Among all the NA leaders, daps is by far the best at scouting and cultivating talent. He found players like NAF, Oscar “mixwell” Canellas, Vincent “Brehze” Cayonte, and Tsvetelin “CeRq” Dimitrov. Brehze and CeRq attest to daps' ability to raise players as both players reached super-status under his tenure at NRG (though they both hit a higher peak after Stanislaw took over as igl). In addition, Kenneth “koosta” Suen hit his peak as a player under daps' Gen.G squad.
There was always some barrier between daps and taking a team to the highest peak. This was most notable with the NRG lineup. They had the firepower and team play to be championship contenders. Overall, daps is certainly among the best tacticians in NA CS history and by far the best when it comes to scouting and building up line-ups.
The final leader on the list is Stanislaw, and fittingly enough, he comes after daps. Stanislaw's best rosters were lineups he adopted from daps, most notably OpTic and NRG, which later became EG. Both rosters had a certain similarity in their style of play. Both squads had high firepower, a loose aggressive, and ridiculous entry strength.
Tactically Stanislaw squads could never wow you with how intricate he set up the round or controlled a half, but he was fantastic at making split-second mid-round calls that could completely catch the other team off guard. At Stanislaw's absolute best, his style combined with ridiculously high firepower created matches where EG could have complete tempo control (most notably against Astralis).
Stanislaw's teams had some of the highest peaks we've seen of any NA CS squad, but that greatness also highlights a lot of his flaws. Stanislaw, for whatever reason, could never keep a team consistently great for long periods of time. The most consistent team he had was the EG squad which he inherited from daps. That squad hit a slump going into the online era and then completely revived after Zews joined the team, so it's hard for me to credit Stanislaw as I haven't seen him do something akin to that with another line-up.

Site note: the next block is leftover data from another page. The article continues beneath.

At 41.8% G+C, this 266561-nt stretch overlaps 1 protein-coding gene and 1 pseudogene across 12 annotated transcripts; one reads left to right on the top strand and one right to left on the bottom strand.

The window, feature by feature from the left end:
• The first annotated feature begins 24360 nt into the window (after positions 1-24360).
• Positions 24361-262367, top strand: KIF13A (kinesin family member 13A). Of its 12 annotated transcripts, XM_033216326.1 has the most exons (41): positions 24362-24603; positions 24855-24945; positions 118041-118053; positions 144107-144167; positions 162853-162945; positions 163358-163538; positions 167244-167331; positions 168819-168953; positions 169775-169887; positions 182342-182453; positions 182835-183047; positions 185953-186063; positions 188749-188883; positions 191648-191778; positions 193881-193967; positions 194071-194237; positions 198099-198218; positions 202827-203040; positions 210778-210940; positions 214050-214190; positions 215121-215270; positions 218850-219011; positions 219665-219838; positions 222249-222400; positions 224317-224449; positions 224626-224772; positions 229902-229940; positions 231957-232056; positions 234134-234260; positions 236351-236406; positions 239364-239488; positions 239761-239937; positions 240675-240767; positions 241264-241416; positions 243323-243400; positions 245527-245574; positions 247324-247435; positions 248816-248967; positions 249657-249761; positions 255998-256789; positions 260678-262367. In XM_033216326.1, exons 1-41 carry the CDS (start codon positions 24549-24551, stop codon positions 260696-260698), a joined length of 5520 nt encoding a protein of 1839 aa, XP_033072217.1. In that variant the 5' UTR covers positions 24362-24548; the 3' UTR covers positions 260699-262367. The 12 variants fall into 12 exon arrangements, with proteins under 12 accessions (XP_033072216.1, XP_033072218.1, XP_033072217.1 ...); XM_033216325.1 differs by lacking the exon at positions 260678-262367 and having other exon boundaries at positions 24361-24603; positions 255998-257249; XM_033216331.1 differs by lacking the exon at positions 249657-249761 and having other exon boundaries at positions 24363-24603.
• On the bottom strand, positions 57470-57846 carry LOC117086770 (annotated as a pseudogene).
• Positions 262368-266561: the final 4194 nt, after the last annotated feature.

Overall, Stanislaw was one of the best leaders at taking an established line-up and pushing it to the next level for a few months. His style created some spectacular highs and resulted in lower staying power.
Right time, right players, the right leader
It is hard to get a grasp of what intangibles a leader brings to the table. Hopefully, this overview gives some insight into how a leader can impact the game outside of the scoreboard, especially as these five leaders have five disparate specialties.
Nitr0 has had the most success at managing star players, whether in a tactical or loose system. Stewie2k's best successes as a leader were during periods when his team matched his style of CS. Seangares was a tactical mastermind and could probably make the most use of prep time among all the leaders here. Daps is brilliant at scouting and creating teams. Stanislaw could supercharge lineups and elevate a team for a period of time.
This all begs the question of which leader is the best? In the end, it comes down to the circumstance of the team. Except for the GOAT leaders (i.e., Finn “karrigan” Andersen or Lukas “gla1ve” Rossander) who have shown they can work with almost anything from anywhere (karrigan more so than gla1ve), each leader has some particular intangible that makes them uniquely great for certain types of players or teams. That's what makes CS a brilliant game; there are many answers as to how to make five act as one, and it all changes depending on the five.